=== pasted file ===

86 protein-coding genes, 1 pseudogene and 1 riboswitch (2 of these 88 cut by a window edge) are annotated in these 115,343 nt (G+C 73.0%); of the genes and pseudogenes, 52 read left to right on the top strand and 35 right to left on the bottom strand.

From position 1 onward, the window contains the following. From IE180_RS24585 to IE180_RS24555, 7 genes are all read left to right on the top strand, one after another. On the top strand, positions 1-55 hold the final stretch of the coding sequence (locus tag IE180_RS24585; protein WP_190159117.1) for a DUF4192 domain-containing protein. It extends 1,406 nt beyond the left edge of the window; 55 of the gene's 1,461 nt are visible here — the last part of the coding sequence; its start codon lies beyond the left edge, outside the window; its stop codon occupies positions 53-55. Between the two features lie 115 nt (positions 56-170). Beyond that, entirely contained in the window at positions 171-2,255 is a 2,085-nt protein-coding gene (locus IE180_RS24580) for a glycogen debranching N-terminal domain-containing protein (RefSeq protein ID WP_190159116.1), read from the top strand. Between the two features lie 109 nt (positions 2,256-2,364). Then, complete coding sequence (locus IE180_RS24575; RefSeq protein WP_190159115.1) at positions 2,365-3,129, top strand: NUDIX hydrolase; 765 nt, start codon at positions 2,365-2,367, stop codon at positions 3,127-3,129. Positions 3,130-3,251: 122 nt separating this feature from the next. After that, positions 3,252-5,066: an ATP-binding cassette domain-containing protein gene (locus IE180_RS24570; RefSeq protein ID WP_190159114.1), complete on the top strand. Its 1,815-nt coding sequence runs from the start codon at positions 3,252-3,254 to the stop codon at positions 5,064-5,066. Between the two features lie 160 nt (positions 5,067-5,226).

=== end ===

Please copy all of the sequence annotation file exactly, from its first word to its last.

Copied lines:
86 protein-coding genes, 1 pseudogene and 1 riboswitch (2 of these 88 cut by a window edge) are annotated in these 115,343 nt (G+C 73.0%); of the genes and pseudogenes, 52 read left to right on the top strand and 35 right to left on the bottom strand.

From position 1 onward, the window contains the following. From IE180_RS24585 to IE180_RS24555, 7 genes are all read left to right on the top strand, one after another. On the top strand, positions 1-55 hold the final stretch of the coding sequence (locus tag IE180_RS24585; protein WP_190159117.1) for a DUF4192 domain-containing protein. It extends 1,406 nt beyond the left edge of the window; 55 of the gene's 1,461 nt are visible here — the last part of the coding sequence; its start codon lies beyond the left edge, outside the window; its stop codon occupies positions 53-55. Between the two features lie 115 nt (positions 56-170). Beyond that, entirely contained in the window at positions 171-2,255 is a 2,085-nt protein-coding gene (locus IE180_RS24580) for a glycogen debranching N-terminal domain-containing protein (RefSeq protein ID WP_190159116.1), read from the top strand. Between the two features lie 109 nt (positions 2,256-2,364). Then, complete coding sequence (locus IE180_RS24575; RefSeq protein WP_190159115.1) at positions 2,365-3,129, top strand: NUDIX hydrolase; 765 nt, start codon at positions 2,365-2,367, stop codon at positions 3,127-3,129. Positions 3,130-3,251: 122 nt separating this feature from the next. After that, positions 3,252-5,066: an ATP-binding cassette domain-containing protein gene (locus IE180_RS24570; RefSeq protein ID WP_190159114.1), complete on the top strand. Its 1,815-nt coding sequence runs from the start codon at positions 3,252-3,254 to the stop codon at positions 5,064-5,066. Between the two features lie 160 nt (positions 5,067-5,226).